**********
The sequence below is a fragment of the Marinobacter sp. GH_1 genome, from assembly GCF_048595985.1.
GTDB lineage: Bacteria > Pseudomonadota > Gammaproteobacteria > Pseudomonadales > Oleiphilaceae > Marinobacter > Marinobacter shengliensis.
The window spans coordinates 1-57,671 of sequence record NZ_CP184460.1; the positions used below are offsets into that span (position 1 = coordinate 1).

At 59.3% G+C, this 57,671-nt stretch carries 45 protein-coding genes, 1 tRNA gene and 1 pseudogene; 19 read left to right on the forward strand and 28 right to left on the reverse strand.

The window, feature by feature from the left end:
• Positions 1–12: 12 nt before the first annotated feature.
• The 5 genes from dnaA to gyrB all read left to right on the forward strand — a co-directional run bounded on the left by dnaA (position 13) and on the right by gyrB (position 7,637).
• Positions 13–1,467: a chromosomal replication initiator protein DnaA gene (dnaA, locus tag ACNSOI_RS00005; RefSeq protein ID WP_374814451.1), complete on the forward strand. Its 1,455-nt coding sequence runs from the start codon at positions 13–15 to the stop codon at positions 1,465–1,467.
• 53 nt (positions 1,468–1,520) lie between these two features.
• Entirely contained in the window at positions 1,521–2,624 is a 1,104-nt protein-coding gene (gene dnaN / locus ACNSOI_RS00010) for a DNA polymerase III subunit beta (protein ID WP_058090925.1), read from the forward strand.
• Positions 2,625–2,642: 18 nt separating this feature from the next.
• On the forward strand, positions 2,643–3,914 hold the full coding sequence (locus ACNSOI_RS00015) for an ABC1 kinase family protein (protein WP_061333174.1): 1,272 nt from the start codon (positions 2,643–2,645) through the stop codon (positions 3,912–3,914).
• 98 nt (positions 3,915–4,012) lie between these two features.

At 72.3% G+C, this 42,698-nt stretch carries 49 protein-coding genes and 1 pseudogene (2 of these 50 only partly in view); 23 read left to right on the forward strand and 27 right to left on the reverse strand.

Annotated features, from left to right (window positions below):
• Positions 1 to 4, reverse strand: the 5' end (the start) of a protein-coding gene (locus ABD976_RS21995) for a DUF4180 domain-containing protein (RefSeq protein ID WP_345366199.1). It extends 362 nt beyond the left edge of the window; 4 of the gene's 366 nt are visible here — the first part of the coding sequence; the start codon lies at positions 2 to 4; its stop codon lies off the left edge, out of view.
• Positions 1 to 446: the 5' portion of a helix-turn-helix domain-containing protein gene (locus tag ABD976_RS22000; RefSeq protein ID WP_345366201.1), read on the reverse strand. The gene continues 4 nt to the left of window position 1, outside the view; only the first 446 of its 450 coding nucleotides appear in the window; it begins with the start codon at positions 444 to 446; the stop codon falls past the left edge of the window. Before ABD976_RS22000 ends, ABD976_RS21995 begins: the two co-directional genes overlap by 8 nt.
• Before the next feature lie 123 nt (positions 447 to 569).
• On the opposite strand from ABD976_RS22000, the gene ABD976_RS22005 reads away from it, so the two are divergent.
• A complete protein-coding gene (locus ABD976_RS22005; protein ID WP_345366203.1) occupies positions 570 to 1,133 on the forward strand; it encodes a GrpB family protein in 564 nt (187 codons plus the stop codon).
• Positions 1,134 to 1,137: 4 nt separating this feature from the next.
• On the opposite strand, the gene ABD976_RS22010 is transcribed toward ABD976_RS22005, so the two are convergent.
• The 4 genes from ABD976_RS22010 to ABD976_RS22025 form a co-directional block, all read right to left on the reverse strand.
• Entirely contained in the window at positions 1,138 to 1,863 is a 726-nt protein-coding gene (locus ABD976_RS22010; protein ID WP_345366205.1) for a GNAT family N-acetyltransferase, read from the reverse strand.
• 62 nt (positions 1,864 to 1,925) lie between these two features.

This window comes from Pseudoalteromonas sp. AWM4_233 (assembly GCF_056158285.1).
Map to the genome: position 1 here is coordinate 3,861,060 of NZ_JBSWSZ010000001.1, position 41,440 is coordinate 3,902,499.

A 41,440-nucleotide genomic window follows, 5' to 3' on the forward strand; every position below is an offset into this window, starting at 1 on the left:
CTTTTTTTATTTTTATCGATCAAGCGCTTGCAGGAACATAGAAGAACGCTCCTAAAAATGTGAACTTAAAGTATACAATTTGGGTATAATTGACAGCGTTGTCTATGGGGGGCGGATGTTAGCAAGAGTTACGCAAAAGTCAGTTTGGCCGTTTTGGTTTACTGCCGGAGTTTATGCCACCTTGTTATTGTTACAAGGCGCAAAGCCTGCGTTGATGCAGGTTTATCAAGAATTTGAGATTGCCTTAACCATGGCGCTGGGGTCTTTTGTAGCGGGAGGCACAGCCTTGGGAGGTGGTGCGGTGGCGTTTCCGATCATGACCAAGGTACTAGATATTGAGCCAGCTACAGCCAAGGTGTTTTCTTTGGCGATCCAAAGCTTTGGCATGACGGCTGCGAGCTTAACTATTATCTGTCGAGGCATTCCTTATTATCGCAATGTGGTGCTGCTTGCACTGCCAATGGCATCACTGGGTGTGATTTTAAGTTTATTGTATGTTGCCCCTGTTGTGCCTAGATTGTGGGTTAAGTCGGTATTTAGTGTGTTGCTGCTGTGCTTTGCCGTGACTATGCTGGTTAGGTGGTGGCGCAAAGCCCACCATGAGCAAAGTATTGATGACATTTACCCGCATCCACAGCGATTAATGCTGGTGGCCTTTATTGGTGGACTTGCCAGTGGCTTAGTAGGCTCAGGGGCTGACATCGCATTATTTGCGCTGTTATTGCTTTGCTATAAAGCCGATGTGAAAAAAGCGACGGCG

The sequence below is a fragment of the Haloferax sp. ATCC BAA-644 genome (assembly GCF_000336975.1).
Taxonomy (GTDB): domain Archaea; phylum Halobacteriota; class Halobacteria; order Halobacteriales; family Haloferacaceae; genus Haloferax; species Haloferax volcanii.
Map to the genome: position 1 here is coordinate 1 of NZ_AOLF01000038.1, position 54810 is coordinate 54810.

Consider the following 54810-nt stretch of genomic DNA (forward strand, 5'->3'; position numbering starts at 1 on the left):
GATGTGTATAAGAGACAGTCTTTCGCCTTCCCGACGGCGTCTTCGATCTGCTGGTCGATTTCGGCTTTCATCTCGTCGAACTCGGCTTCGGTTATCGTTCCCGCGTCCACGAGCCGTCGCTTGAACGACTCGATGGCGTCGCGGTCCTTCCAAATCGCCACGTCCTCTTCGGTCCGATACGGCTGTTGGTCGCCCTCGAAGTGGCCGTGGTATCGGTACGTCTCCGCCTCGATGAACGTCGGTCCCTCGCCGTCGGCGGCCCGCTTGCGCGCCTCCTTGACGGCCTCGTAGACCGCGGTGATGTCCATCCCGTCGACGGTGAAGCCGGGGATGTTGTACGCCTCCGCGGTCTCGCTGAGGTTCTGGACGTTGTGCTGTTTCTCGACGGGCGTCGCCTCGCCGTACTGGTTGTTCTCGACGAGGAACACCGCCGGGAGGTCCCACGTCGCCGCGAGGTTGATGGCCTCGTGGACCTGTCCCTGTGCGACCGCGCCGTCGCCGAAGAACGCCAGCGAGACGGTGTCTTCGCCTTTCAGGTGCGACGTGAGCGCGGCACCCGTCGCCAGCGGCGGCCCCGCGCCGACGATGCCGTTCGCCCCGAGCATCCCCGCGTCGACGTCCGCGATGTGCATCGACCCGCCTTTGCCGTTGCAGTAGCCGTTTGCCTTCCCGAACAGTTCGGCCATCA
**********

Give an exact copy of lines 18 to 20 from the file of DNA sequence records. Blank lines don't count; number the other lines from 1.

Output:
• Before the next feature lie 123 nt (positions 447 to 569).
• On the opposite strand from ABD976_RS22000, the gene ABD976_RS22005 reads away from it, so the two are divergent.
• A complete protein-coding gene (locus ABD976_RS22005; protein ID WP_345366203.1) occupies positions 570 to 1,133 on the forward strand; it encodes a GrpB family protein in 564 nt (187 codons plus the stop codon).